You Should Be Playing…
Wraith: The Oblivion
This was not what the afterlife was supposed to be like. If there is a heaven or a hell, it is in a place far from where this is. Death may have come swiftly or slowly, but it still came. And after it was over, something remained. They are bound to the life that can no longer be theirs. The wraiths of the World of Darkness huddle in the shadows, clinging to their passions and fetters. Some wraiths join with the Legions of Stygia, enforcing the laws of their ancient society and following the dictates of a nebulous and ancient bureaucracy. Some wraiths rebel against these laws, seeking a way back to influencing the lives of the living. And still others fall to their own darkness, seeking to drown out everything in the simple, painful expression of Oblivion.
Wraith: the Oblivion was designed by Mark Rein-Hagen, Jennifer Hartshorn and Sam Chupp in 1994. It was the fourth game in White Wolf Publishing’s original World of Darkness line, and it explored the afterlives of ghosts in their setting. Wraith: the Oblivion was updated for the World of Darkness 2nd Edition in 1996, written by Richard E. Dansky, with its final supplement “End of Empire,” published in 1999. There was a slight rules update in Wraith: the Great War, released earlier in 1999, but the game was never fully updated for the Revised series of the World of Darkness.
It has had two spiritual successors released by White Wolf, Orpheus and Geist: the Sin Eaters. Wraith: the Oblivion was never a commercially successful game, despite critical praise. Though the game has been out of print for over a decade, copies can still be found on Amazon.com for as low as $30. DrivethruRPG offers electronic copies of the game for $16.99.
The world of Wraith: the Oblivion was at once unrelentingly bleak, and yet filled with bright, poignant points of light. At the heart of Wraith: the Oblivion was a very personal struggle against an all-consuming force of nihilism. The game asked many highly existential questions as part of its creation and featured one of the most open forms of character creation available in the World of Darkness line. At the root of every wraith was the person they had been while they were alive and the regret that had caused them to be unable to find rest in death. While every wraith was unique to their own situation, each shared in the fact that they had died somehow. The afterlife the wraiths had found themselves in was unlike any that had been described through religion or philosophy.
The world of the Shadowlands where Wraith: the Oblivion was set was a one-way, shadowed lens on the world of the living. Wraiths saw the world as a dying, decaying wreck of the real, with the living appearing at once as bright beacons of powerful energy, and shambling bodies dying of a multitude of illnesses. The ghosts of buildings and objects that had held emotional significance could still be found in the Shadowlands, and many were filled with the unintelligent remnants of people who had died without enough regret to transform fully into a wraith.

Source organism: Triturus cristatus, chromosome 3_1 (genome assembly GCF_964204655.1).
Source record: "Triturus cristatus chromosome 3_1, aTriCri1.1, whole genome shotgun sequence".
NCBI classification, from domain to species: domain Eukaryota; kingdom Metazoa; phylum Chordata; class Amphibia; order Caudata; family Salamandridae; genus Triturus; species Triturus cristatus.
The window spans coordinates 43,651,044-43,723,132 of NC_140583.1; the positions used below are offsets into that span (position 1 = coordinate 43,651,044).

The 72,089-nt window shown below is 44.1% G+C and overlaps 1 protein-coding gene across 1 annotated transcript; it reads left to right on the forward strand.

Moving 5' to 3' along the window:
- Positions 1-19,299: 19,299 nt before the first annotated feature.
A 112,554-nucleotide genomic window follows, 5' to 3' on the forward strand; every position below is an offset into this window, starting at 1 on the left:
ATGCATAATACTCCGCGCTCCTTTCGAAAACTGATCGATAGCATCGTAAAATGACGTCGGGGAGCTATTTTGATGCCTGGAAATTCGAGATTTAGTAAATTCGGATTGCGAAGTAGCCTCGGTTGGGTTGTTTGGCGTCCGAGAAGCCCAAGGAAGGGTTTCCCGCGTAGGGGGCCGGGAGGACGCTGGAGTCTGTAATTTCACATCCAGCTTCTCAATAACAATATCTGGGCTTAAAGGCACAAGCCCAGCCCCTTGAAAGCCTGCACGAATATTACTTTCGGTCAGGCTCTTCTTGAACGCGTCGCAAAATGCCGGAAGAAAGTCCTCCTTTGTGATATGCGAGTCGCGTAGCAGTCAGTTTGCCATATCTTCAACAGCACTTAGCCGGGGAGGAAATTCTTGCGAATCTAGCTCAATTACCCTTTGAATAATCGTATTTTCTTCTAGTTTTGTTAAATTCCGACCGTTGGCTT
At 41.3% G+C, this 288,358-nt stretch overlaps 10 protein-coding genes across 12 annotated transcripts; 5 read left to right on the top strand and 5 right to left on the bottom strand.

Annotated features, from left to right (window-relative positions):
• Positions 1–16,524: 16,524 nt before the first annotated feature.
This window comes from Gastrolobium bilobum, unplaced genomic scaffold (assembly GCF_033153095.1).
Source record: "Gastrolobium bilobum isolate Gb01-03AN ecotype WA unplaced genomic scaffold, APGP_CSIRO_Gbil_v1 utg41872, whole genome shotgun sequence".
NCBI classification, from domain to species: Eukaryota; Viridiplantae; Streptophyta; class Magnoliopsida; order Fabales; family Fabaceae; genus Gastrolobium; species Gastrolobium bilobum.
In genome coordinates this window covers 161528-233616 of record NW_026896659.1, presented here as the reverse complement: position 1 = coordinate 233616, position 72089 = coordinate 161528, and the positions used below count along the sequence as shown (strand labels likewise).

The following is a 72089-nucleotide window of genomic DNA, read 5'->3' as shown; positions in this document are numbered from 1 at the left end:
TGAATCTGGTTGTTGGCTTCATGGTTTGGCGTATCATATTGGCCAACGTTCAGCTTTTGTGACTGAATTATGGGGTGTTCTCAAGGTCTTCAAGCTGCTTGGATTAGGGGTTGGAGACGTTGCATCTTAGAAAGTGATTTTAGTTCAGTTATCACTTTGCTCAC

Beyond the Shadowlands lay the Tempest, a chaotic tumult of water, storm and land where Stygia held its powerbase. Stygia was the ancient government of the dead, having existed for thousands of years with little change. It marshaled armies of wraiths, separated into Legions based on their cause of death, and set most of the laws and customs in the land of the dead.
Beneath the Tempest could be found the Labyrinth, a twisting series of passageways, devoid of light, where the Spectres – wraiths who had fallen to their own self-destructive impulses and pain – dwelled. The Tempest and the Labyrinth were infinite in expanse, and they held many strange and dangerous things, occasionally erupting into the Shadowlands as the hurricane-like Maelstroms.
Wraith: the Oblivion was truly massive in its scope. With the incorporation of the Tempest and the Labyrinth, there was nearly no limit to the strange and otherworldly things that could be found in the afterlife. The world of Wraith: the Oblivion served as one of the driving dangers of the game, as nowhere was safe from the threat of the Spectres, nor could there ever be any true peace with them. Spectres were connected through a hivemind with each other and with Oblivion itself, actively furthering the destruction of all that exists. To Oblivion, existence was equated with pain. The only way to end all pain was to destroy all there is.